THANK YOU, Mark Bittman and Winnie Abramson, for making me feel so…normal. A media double whammy — yesterday’s Winnie Abramson article “Why Paleo Didn’t Work for Me” and today’s Mark Bittman’s splash about his new “Flexitarian” column in The New York Times — have validated that plain, simple real food is enough of a dietary compass. Somehow these articles have given me the courage to say goodbye to the complex I have about hating paleo — and any other sort of restriction, for that matter.
Shortly after I started this blog in December, I wrote a post about The Real Food Diet — which has been my foundational way of living and approaching food for years. Then, after months of being knee deep in health + wellness reading, I began to question whether this simple framework was enough. We are bombarded with information about sugar killing us, meat making us lean, meat giving us heart attacks, carbs making us cranky, etc. Or as Mark Bittman put it in his column this morning, “And so a spectrum informs the contemporary diet: on one end is thoughtlessness; on the other, neurosis. One extreme is Morgan Spurlock’s orgy of fast food; the other is something like an ascetic diet of raw vegetables. The first of these is not recommended. The second is almost equally extreme, almost impossible to achieve and of questionable value.”
My own self-doubt about whether my “real food” approach was good enough coincided with meeting someone who had recently finished the Whole30, a strict paleo “re-set” involving ridding your diet of all grain, sugar, legumes, dairy, and alcohol for 30 days. He was evangelizing its impact — stable moods, boosted athletic performance, zero cravings, feeling pure and euphoric and younger and better than ever before — and he was so convincing that I bought it hook, line and sinker. I ordered the book (which I quite liked because it doesn’t frame paleo as a diet (I’m super anti-diet), but it frames it as a way of life), got Sean on board, stocked our kitchen with coconut oil and nuts and a rainbow of fruits and vegetables, and committed to 30 days.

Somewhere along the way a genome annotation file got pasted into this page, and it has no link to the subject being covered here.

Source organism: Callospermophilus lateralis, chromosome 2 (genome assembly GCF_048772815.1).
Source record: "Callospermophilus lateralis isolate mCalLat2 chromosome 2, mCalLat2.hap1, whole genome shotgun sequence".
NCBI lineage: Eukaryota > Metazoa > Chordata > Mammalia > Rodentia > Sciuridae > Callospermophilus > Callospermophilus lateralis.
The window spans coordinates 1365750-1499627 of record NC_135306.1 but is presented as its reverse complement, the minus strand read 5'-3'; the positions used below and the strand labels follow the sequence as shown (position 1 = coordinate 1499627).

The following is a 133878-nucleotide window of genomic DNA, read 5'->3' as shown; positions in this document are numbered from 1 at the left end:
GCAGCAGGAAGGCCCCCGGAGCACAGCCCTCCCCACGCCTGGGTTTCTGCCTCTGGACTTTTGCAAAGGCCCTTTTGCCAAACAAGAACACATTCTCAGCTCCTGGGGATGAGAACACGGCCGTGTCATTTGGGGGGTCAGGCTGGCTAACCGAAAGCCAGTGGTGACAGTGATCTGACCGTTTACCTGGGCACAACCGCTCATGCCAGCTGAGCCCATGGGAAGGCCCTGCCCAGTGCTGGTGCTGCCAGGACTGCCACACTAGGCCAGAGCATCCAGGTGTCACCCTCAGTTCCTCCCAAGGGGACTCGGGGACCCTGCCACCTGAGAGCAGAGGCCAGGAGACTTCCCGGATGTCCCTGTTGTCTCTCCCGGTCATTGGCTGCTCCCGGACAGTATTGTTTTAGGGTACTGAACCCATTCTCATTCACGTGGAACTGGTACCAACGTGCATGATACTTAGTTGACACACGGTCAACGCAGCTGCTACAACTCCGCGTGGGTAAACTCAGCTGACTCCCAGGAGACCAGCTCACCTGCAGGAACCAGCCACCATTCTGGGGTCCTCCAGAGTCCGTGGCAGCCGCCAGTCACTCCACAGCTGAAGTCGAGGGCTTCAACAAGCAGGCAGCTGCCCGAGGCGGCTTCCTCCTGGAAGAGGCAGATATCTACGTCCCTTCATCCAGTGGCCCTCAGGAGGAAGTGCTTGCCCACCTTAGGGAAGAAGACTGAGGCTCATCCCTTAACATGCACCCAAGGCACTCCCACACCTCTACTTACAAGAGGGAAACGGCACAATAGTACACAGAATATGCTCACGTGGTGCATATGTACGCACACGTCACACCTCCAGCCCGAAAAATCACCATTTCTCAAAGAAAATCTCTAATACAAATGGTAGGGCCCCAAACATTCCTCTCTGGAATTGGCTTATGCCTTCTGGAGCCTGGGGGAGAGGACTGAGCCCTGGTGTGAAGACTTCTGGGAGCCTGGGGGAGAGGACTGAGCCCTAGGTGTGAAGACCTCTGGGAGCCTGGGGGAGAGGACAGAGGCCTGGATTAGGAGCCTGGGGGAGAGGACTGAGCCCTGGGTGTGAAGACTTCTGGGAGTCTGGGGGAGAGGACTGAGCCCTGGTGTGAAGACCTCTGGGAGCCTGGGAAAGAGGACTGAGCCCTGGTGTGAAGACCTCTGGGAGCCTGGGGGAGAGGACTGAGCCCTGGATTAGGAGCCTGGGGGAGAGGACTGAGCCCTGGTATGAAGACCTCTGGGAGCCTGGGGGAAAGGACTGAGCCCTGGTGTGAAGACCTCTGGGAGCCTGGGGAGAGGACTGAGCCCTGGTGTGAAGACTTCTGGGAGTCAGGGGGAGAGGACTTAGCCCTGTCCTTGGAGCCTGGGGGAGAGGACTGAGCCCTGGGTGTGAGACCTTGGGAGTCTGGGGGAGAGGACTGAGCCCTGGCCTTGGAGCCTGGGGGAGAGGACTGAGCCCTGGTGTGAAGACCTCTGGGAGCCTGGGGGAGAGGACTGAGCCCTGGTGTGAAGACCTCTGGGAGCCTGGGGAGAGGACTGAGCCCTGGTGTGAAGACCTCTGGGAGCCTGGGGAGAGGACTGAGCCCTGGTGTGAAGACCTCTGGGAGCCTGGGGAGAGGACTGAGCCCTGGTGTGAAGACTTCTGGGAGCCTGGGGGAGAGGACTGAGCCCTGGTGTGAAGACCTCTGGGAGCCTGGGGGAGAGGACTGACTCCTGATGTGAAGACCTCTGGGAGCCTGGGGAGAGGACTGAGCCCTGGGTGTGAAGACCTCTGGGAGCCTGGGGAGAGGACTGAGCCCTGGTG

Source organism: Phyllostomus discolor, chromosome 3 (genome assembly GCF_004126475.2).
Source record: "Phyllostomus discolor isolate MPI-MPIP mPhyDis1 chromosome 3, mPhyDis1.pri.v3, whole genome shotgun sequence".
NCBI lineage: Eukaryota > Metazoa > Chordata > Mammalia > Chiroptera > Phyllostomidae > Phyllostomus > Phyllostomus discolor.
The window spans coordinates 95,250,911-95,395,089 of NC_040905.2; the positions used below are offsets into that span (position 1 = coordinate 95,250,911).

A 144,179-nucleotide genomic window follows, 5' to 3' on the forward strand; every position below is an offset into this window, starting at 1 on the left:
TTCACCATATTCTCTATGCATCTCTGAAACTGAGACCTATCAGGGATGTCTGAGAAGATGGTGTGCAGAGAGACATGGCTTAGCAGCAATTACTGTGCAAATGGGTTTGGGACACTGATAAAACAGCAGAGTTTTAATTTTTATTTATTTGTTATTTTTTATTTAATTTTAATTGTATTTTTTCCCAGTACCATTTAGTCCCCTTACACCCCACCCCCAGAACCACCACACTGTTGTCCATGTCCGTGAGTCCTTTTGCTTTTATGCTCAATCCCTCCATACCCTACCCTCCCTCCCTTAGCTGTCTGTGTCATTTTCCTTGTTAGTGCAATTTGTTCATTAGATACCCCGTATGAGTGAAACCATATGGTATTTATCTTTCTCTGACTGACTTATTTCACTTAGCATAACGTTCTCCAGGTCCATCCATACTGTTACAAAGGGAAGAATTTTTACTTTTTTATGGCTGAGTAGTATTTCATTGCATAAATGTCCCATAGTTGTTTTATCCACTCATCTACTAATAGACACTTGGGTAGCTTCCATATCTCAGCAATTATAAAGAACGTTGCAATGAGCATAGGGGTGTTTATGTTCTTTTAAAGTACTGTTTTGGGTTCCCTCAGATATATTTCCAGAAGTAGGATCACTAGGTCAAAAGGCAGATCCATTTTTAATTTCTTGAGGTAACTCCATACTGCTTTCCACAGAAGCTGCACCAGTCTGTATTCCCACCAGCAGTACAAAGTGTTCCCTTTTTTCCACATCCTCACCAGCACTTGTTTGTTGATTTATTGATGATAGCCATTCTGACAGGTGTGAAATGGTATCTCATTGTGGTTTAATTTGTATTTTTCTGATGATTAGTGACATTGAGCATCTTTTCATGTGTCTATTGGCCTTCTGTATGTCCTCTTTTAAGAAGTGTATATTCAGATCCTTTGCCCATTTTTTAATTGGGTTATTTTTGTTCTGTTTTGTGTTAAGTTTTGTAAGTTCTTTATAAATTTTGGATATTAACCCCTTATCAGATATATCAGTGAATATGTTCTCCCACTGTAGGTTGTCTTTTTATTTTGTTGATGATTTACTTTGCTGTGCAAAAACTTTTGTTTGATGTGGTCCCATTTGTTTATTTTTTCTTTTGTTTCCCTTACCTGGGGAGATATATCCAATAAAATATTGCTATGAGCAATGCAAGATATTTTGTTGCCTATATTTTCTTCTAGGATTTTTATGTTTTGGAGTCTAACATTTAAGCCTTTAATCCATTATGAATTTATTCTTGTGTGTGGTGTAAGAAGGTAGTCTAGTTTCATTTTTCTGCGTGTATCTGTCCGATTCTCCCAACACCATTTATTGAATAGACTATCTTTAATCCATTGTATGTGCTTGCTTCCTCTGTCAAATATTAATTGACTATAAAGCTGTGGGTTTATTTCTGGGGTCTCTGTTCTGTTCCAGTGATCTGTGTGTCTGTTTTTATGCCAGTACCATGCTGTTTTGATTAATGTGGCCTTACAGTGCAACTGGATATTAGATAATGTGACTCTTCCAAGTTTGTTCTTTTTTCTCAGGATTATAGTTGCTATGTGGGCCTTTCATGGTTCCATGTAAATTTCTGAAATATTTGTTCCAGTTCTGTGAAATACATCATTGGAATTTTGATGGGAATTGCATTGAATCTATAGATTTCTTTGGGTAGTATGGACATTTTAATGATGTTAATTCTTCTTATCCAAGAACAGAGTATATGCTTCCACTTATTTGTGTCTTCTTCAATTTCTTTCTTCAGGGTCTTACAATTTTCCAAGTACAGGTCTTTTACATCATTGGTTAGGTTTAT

And the 20-something days we stuck to it (before going back to the dark side of hummus and oatmeal and wine) were…fine. Not terrible. Not amazing. Not all that different actually. Just really, really, really boring. And annoying. And a pain in the neck as a parent (I didn’t think it was fair to make my kids avoid dairy and grains too, so I was cooking multiple meals for dinner). The Whole30 did re-set a few things for us: we don’t need to have a glass of wine every night with dinner, a day is complete without chocolate, always reach for veggies first and often. And while those takeaways were important, we could have easily gotten there with plain old common sense, rather than some rigid “eat a lentil and you’ll ruin it all” plan.
Here’s the thing — I totally agree with these paleo advocates that refined, processed food isn’t good for you (obviously). And I don’t think sugar does our bodies any favors (obviously). But I don’t agree with limitations…I prefer choices. I don’t want food to make me neurotic…I want it to bring nourishment and joy. I don’t want to be the person at the dinner party who can’t eat anything being served…I want to eat from one big communal plate in the middle of the table. I want to eat the same things as my kids. I want to think about loved ones and dreams and ideas while I’m preparing and cooking my food…not whether my dinner is compliant.
If you want to eat paleo or vegan or fruititarian or in the zone or whatever the latest fad is, good for you. But I have officially come full circle to thea place where I began — whole, real food. Food that doesn’t come wrapped in plastic and doesn’t contain too many ingredients my grandmother wouldn’t have understood. Food that I can enjoy with my whole family…with people from every corner of the globe. Food that nourishes my body and my soul. Like Mark Bittman, I’m standing proud as a flexitarian.
What works for you? How do you make sure your food is fueling you rather than zapping you of energy? And if you have kids, do you think about their food and your food the same way?